Some thoughts on James Patterson’s “BookShots”

I bought a thriller novella in the grocery store checkout line today.

Well, I’d call it a novella. James Patterson and his publisher call them “BookShots.”

Now that I’ve finally had a chance to actually read one of these, I have some thoughts.

To start, I was among those chuckling under their breath when Patterson’s BookShots were first released.

I thought, Why is he renaming novellas? This is just a marketing shtick. Call it what it is.

Well, that’s true. I mean, look at the first line of his introduction, which is on the first page after you turn the cover:

Dear Reader,

You’re about to experience a revolution in reading—BookShots.

BookShots are a whole new kind of book — 100 percent story-driven, no fluff, always under $5.

I snorted a little. A revolution? Really?

You see, as an author familiar with book marketing, this is a little transparent to me. He literally just renamed novellas!

Also, a lot of authors are offering “100 percent story-driven, no fluff, always under $5” on the Kindle these days (though rarely in paper, even they have to admit).

None of this stopped me from buying the book, though. (Helped that it was 20% off) Call it professional curiosity. And the back cover copy was interesting.

This book is called Manhunt. The back cover reads…

MICHAEL BENNETT,
BE GRATEFUL YOU’RE ALIVE.

Someone attacked the Thanksgiving Day parade directly in front of Michael Bennett and his family.
The television news called it “holiday terror”; Michael Bennett calls it personal. The hunt is on…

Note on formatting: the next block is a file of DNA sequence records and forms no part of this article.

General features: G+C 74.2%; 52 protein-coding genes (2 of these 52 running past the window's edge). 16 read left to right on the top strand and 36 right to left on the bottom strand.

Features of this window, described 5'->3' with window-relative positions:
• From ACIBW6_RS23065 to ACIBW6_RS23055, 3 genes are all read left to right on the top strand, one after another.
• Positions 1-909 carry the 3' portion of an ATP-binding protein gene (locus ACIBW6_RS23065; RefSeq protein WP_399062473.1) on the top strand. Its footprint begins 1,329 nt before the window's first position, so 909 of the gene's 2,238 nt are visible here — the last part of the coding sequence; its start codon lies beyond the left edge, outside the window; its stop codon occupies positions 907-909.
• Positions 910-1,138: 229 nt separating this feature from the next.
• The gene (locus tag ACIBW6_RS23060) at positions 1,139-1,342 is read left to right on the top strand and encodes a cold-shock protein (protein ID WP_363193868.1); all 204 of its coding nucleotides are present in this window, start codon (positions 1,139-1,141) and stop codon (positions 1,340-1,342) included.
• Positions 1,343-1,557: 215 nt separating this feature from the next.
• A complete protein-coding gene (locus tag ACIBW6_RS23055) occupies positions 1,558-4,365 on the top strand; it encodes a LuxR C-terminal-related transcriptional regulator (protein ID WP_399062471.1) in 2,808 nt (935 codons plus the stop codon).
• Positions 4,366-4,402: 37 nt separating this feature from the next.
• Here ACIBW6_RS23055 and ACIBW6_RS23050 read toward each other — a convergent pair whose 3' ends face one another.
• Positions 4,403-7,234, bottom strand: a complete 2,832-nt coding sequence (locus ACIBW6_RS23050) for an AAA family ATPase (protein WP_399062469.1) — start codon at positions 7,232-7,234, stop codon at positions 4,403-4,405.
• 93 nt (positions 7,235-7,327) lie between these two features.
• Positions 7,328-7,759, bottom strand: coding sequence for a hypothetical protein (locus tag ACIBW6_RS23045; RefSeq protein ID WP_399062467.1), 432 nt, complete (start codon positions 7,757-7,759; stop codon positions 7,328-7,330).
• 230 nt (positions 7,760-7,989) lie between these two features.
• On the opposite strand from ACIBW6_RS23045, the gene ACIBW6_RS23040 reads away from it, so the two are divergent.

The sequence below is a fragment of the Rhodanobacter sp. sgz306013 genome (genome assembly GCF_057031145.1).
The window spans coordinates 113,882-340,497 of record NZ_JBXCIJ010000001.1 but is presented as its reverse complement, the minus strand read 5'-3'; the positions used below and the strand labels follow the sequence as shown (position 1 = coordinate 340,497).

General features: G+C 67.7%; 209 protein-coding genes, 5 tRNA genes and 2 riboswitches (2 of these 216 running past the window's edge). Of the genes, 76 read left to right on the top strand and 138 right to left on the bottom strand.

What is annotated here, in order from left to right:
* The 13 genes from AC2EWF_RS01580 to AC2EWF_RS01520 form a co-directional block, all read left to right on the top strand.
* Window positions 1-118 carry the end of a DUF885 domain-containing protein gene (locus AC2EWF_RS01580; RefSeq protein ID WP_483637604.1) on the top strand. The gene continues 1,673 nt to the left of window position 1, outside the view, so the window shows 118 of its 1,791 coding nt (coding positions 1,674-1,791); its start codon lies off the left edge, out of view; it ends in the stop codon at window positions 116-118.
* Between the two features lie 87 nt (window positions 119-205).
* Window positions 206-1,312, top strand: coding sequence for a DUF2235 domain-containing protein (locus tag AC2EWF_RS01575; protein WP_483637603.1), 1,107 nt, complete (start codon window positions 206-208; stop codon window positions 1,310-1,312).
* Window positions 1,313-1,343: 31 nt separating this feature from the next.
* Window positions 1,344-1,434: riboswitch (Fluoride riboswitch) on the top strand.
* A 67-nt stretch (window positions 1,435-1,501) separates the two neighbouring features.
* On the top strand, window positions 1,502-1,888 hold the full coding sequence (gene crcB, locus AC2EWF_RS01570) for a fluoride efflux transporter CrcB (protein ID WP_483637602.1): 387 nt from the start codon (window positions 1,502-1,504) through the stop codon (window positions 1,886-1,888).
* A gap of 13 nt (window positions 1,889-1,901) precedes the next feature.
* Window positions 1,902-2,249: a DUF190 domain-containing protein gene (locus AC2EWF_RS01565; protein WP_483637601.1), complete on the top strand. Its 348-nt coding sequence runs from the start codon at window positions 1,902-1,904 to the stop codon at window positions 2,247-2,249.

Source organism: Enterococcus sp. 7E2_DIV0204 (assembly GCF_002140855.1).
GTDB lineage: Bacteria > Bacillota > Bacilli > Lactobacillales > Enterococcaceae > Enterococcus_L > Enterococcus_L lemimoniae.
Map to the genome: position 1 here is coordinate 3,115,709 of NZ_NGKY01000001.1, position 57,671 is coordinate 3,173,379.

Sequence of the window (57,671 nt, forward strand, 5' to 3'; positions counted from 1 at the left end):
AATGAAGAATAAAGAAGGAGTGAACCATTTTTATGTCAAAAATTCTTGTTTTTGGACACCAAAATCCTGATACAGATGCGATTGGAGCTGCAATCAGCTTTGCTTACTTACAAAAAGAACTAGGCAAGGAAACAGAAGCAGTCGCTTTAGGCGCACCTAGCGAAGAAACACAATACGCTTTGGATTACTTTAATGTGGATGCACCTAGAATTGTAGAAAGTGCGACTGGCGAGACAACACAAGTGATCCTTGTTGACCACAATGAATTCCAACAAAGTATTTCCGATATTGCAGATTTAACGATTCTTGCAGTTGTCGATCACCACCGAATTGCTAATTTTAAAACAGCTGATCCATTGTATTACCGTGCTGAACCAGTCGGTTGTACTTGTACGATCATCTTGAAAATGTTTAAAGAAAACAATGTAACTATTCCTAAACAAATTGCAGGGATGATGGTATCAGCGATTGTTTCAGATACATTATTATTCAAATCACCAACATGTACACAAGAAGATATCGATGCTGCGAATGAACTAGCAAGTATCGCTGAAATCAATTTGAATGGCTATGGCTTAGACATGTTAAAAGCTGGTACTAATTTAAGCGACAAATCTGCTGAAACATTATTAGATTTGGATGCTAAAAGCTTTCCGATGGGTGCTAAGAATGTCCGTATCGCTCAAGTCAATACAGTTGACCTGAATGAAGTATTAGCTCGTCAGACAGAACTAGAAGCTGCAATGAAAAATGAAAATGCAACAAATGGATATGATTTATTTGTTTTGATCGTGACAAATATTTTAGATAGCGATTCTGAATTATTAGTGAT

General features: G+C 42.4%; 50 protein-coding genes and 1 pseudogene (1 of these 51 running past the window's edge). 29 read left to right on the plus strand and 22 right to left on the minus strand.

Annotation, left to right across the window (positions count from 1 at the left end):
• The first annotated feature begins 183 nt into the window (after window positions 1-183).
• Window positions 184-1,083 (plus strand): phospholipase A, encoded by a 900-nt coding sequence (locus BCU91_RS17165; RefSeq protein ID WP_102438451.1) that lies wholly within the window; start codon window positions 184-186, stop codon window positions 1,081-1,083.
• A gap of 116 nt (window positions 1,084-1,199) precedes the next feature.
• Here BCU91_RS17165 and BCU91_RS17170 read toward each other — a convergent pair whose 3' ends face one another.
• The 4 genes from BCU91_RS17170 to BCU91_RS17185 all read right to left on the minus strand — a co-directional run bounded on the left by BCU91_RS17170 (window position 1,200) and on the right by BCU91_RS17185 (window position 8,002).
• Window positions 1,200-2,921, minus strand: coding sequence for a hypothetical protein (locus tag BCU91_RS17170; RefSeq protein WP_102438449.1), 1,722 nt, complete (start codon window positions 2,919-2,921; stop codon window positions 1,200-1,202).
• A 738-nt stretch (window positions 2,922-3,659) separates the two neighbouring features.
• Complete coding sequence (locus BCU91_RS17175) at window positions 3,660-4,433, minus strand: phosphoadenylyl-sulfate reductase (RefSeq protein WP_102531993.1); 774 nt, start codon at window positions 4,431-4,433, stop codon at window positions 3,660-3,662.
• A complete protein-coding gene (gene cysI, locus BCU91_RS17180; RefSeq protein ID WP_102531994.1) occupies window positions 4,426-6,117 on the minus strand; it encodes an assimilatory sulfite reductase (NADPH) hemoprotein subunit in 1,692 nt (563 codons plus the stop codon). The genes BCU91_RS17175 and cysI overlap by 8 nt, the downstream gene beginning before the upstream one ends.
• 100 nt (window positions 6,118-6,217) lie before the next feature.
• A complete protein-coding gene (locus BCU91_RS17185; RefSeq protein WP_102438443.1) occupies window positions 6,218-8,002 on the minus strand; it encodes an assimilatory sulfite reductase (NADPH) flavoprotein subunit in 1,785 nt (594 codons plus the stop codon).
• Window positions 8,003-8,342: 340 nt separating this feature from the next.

Followed by pull quotes from Lee Child and Michael Connelly (thriller authors of the same type as Patterson, in case you didn’t know).

I finally opened the book, and what I found was a sparse, plot-driven terrorism thriller with good hooks and an emotional punch.

Part of me is still a little irritated that Patterson is coopting short novels and renaming them as this gimmicky “BookShots” bullshit, but the other part is impressed because the story has done its job and drawn me in.

The writing is solid and fast paced, but not without depth. One sentence paragraphs are common. There’s a very clear character voice and setting.

The chapters are short, often no more than two pages. If I had to guess, 500-750 words per chapter.

But the story moves. Hook after hook after hook. It’s very plot driven (what Patterson calls story-driven, I suppose), but as I said the depth is still there. We’re deep inside Michael Bennett’s head, whether he’s worrying about his large brood of adopted children or chasing a terrorist through the street.

I’m halfway through this book so I can’t say whether I was satisfied with the ending. But I’m gonna finish it.

In spite of the transparency of the marketing ploy, I’d happily read another one of these books. At the least, I’d pick it up and read the back cover.

I hate the name “BookShots,” but they seem to be entertaining stories, if you’re into the type of thrillers James Patterson is known for. Look past the silly branding and expect to be entertained.

And, to be clear, it’s not that you couldn’t get more out of an indie book, and probably for less, especially if you buy on Kindle or Kobo.

But I don’t know many authors who can do in 2 pages what Patterson seems capable of. To move a story at the pace he does takes skill.